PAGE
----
Climate: Hot and sunny through Summer (a little bit north of Toronto). Beans usually thrive. Soil is amended triple mix. Two beans are in pots, others are in a raised bed which is at least 40ft away from the pots. All bean plants have flowered and I have harvested a few beans (less than a dozen).
Something is eating the immature beans. I’m left with lots of tiny stalks where beans should be. The leaves are all in great shape, no evidence of bug infestation. No sign of slugs or snails. This hasn’t happened before and I’m wondering what could be causing this.
Thank you for asking the Toronto Master Gardeners this very interesting question about the mysterious bandit that is eating your Scarlet Runner beans when they are still immature. This has been quite a difficult question to answer since the most common diseases or insects of the runner bean have been excluded by you saying that: “The leaves are all in great shape, there is no evidence of bug infestation, and no sign of slugs or snails”.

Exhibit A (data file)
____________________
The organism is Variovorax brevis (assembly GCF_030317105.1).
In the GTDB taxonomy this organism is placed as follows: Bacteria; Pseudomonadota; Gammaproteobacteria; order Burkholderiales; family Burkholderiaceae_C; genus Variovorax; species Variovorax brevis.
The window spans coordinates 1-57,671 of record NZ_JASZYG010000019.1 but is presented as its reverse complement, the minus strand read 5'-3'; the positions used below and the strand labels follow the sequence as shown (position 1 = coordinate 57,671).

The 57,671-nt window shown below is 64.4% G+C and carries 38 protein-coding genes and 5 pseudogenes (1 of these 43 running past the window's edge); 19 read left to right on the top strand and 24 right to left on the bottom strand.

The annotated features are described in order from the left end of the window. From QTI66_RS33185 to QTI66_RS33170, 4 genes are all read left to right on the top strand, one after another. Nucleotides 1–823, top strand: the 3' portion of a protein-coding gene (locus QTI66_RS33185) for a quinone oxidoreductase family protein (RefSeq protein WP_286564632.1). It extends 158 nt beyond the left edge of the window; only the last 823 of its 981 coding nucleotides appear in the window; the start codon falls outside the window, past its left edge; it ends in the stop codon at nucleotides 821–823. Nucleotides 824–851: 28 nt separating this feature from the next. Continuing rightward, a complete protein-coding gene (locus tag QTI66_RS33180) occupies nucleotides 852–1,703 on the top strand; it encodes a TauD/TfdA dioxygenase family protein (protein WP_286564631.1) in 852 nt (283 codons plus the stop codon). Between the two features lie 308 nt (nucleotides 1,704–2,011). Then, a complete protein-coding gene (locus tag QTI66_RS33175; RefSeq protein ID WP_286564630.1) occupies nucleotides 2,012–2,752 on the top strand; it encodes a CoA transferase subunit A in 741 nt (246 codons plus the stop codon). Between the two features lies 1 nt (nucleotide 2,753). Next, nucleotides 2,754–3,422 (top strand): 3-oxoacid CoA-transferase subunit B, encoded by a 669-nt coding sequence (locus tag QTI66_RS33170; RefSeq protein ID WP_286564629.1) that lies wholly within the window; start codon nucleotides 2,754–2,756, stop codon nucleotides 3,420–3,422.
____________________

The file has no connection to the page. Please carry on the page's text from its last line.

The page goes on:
Under these circumstances, I suspect that the culprit may be mice or earwigs. To check for mice, look for their little black droppings close to your plants. To check for earwigs, go outside at night with a flashlight, and you should be able to see them scurrying away from the light. However, squirrels or birds can also eat immature runner beans, but not that often.
For more information on Scarlet Runner Beans:
For more information on earwigs:
University of California, earwigs